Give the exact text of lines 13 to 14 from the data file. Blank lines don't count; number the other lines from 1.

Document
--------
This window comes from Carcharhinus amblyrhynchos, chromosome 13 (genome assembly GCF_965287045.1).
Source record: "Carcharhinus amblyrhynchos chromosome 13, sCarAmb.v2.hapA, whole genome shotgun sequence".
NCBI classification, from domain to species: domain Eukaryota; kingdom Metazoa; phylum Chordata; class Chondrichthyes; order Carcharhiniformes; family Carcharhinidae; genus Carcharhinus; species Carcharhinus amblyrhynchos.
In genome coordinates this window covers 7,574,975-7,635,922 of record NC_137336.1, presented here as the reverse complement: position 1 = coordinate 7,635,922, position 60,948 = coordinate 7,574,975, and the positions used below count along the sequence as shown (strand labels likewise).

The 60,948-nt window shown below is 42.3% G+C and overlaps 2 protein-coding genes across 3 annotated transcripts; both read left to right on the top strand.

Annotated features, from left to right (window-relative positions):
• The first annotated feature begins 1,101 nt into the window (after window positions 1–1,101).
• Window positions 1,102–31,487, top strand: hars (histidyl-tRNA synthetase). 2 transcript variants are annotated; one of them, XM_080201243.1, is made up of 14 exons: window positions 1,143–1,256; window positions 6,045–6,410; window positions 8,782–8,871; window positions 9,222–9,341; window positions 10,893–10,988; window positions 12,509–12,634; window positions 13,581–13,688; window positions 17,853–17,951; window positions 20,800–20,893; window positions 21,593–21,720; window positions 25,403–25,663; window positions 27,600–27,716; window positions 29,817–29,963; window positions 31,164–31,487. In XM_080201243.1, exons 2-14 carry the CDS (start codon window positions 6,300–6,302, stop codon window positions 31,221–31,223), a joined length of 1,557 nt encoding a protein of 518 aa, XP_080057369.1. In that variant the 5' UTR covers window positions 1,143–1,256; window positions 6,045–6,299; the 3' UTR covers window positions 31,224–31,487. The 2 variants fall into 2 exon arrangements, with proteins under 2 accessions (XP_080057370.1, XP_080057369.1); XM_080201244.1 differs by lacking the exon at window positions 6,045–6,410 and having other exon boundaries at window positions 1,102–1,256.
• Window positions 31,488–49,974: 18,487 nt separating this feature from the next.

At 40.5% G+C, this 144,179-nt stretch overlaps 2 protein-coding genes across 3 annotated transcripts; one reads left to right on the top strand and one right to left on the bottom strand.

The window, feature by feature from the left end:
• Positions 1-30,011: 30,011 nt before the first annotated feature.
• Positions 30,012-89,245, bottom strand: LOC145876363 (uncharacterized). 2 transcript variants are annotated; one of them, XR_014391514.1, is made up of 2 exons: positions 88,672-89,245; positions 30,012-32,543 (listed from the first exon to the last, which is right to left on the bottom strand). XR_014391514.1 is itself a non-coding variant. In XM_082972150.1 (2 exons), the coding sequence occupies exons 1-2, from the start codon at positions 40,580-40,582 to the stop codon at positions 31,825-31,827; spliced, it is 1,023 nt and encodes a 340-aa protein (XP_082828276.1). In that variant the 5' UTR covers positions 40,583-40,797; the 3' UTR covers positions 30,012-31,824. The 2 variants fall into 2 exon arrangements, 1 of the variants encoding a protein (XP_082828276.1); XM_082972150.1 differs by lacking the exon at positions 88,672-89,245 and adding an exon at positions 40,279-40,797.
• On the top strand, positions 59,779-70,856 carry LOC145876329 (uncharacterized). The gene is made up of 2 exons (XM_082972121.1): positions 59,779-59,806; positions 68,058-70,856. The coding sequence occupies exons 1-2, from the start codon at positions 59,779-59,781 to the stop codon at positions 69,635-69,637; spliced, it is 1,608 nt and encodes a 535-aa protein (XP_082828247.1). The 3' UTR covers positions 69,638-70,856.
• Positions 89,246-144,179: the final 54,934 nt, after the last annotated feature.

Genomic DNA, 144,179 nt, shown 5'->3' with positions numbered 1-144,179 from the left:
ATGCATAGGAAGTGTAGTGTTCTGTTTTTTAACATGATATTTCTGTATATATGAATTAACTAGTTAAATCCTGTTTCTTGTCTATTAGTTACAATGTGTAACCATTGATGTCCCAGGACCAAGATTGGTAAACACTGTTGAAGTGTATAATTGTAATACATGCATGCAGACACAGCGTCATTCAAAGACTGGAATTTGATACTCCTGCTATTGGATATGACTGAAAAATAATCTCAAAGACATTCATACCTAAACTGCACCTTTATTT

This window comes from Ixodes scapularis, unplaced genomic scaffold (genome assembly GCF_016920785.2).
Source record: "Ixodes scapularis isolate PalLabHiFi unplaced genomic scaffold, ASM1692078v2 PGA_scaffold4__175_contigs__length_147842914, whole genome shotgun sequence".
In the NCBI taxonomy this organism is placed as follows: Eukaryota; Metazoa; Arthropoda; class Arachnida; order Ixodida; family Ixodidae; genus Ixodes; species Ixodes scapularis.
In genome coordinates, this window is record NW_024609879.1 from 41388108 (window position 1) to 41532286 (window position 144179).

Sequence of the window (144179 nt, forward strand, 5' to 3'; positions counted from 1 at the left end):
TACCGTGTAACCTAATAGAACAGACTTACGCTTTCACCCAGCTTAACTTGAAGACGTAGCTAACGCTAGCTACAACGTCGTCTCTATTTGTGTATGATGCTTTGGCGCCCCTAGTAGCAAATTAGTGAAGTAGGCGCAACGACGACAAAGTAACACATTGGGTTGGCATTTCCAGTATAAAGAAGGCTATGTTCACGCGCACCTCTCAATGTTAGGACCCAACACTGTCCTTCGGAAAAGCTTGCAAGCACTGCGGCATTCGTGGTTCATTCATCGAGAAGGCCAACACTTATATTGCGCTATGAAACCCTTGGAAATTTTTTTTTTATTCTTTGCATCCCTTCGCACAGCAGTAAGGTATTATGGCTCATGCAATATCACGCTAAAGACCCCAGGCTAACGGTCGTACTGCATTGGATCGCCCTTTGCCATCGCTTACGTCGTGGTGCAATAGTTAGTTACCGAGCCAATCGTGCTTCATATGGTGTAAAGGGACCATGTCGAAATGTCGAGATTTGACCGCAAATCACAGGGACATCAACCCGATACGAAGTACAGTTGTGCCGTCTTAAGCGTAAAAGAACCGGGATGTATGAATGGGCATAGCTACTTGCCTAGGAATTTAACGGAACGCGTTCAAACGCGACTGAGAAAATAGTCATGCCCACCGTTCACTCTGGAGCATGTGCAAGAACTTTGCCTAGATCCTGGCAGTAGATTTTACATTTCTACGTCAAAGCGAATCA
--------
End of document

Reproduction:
• Positions 30,012-89,245, bottom strand: LOC145876363 (uncharacterized). 2 transcript variants are annotated; one of them, XR_014391514.1, is made up of 2 exons: positions 88,672-89,245; positions 30,012-32,543 (listed from the first exon to the last, which is right to left on the bottom strand). XR_014391514.1 is itself a non-coding variant. In XM_082972150.1 (2 exons), the coding sequence occupies exons 1-2, from the start codon at positions 40,580-40,582 to the stop codon at positions 31,825-31,827; spliced, it is 1,023 nt and encodes a 340-aa protein (XP_082828276.1). In that variant the 5' UTR covers positions 40,583-40,797; the 3' UTR covers positions 30,012-31,824. The 2 variants fall into 2 exon arrangements, 1 of the variants encoding a protein (XP_082828276.1); XM_082972150.1 differs by lacking the exon at positions 88,672-89,245 and adding an exon at positions 40,279-40,797.
• On the top strand, positions 59,779-70,856 carry LOC145876329 (uncharacterized). The gene is made up of 2 exons (XM_082972121.1): positions 59,779-59,806; positions 68,058-70,856. The coding sequence occupies exons 1-2, from the start codon at positions 59,779-59,781 to the stop codon at positions 69,635-69,637; spliced, it is 1,608 nt and encodes a 535-aa protein (XP_082828247.1). The 3' UTR covers positions 69,638-70,856.